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Glenn Baxter, Ex-K1MAN, SK; Engaged In Protracted Enforcement Battle:

from The ARRL Letter on May 18, 2017
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Glenn Baxter, EX-K1MAN, SK; Engaged In Protracted Enforcement Battle with FCC:

Glenn Baxter, ex-K1MAN, of Belgrade, Maine, died on May 5. He was 75. In 2014, Baxter ultimately lost his battle to retain his Amateur Extra class license when the FCC dismissed his long-standing renewal application, citing an unpaid $10,000 forfeiture stemming from violations over a period extending back several years.

"Anyone filing an application [who] is found to be delinquent in debt owed to the FCC and who fails to pay the debt in full or make other satisfactory arrangements in a timely manner will have their application dismissed," the FCC said in a Notice of Dismissal appended to Baxter's Universal Licensing System (ULS) file. "Because you have failed to resolve this matter timely, your application is hereby dismissed." Baxter had been licensed since 1956. The K1MAN call sign is now held by an individual living in New York.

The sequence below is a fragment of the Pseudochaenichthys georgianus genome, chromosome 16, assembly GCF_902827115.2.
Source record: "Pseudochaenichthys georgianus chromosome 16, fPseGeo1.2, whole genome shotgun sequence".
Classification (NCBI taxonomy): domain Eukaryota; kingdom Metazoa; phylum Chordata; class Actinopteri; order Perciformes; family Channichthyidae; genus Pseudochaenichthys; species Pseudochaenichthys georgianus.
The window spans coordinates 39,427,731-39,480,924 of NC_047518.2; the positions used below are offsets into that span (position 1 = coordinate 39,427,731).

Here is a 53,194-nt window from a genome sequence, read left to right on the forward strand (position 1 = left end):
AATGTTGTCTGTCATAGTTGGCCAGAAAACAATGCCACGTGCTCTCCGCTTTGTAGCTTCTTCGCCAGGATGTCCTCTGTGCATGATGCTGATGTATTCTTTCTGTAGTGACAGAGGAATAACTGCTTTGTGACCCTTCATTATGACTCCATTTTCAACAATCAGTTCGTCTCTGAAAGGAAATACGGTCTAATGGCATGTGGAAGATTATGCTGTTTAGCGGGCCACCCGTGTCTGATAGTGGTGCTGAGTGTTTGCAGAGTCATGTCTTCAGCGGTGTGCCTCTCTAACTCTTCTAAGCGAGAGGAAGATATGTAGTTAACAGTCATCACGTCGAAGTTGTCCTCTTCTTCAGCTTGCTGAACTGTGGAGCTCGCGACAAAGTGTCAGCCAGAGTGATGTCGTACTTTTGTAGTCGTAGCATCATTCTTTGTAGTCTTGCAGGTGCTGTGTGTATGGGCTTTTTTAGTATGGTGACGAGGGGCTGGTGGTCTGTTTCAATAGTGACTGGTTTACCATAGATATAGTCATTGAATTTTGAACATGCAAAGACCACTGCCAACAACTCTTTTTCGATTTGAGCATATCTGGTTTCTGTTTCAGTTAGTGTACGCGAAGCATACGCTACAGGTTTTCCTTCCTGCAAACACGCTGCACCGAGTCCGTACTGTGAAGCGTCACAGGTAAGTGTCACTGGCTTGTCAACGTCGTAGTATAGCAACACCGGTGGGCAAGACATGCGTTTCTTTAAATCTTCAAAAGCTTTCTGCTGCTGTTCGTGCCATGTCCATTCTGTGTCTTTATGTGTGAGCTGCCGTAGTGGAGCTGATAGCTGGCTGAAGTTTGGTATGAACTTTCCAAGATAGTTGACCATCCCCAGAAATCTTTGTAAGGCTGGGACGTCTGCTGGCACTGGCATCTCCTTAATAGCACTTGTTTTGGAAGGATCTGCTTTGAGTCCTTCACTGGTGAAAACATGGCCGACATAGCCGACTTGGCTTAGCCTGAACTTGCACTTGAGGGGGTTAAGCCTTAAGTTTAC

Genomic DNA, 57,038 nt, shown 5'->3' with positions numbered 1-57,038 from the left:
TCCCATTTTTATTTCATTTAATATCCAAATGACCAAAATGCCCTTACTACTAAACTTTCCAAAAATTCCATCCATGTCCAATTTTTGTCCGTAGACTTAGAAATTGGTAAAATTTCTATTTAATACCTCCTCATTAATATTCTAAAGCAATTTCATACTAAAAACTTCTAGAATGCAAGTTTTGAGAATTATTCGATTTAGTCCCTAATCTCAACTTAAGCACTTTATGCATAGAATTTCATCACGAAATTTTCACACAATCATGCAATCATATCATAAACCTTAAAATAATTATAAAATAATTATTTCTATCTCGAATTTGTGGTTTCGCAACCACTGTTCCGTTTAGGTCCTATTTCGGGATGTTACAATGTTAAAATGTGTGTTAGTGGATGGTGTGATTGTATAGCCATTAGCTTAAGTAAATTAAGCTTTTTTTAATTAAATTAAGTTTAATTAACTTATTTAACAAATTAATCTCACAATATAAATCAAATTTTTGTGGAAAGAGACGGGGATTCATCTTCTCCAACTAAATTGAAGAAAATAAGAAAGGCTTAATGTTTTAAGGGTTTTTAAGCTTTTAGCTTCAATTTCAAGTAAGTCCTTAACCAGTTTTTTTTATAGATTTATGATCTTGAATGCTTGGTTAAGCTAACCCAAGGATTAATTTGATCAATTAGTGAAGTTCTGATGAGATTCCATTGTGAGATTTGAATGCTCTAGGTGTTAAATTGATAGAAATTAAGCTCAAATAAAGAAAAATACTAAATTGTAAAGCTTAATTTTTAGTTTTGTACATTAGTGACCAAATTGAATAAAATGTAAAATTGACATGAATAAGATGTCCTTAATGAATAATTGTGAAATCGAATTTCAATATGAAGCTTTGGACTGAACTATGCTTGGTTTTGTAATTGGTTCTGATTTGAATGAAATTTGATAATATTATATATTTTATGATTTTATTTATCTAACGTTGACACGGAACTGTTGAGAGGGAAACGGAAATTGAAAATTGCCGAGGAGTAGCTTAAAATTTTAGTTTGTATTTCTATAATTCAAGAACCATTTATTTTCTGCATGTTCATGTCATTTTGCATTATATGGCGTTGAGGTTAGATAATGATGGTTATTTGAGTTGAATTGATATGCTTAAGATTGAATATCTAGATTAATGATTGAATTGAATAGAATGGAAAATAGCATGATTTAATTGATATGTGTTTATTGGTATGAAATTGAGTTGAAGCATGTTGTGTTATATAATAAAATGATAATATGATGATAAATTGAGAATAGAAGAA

Over a period of decades, Baxter -- a licensed professional engineer in Maine and Illinois -- ran afoul of the FCC stemming from complaints of malicious interference resulting from his program-length AM transmissions under the flag of his self-styled American Amateur Radio Association. Baxter's transmissions included, news, interviews, commentaries, and rebroadcasts of ham radio news programs produced by others, including ARRL, with which Baxter also had feuded.

In 2012, the US District Court for the State of Maine ruled in the FCC's lawsuit to collect Baxter's fine, initially $21,000. The Court agreed with the FCC on the first two counts -- willful or repeated failure to respond to FCC requests for information, and willful or malicious interference -- and granted summary judgments to the FCC in the amounts of $3,000 and $7,000, respectively. The Court declined to rule on the third issue -- communications in which an amateur station licensee or control operator has a pecuniary interest -- saying that issues of material fact remained to be litigated.


The ARRL Letter

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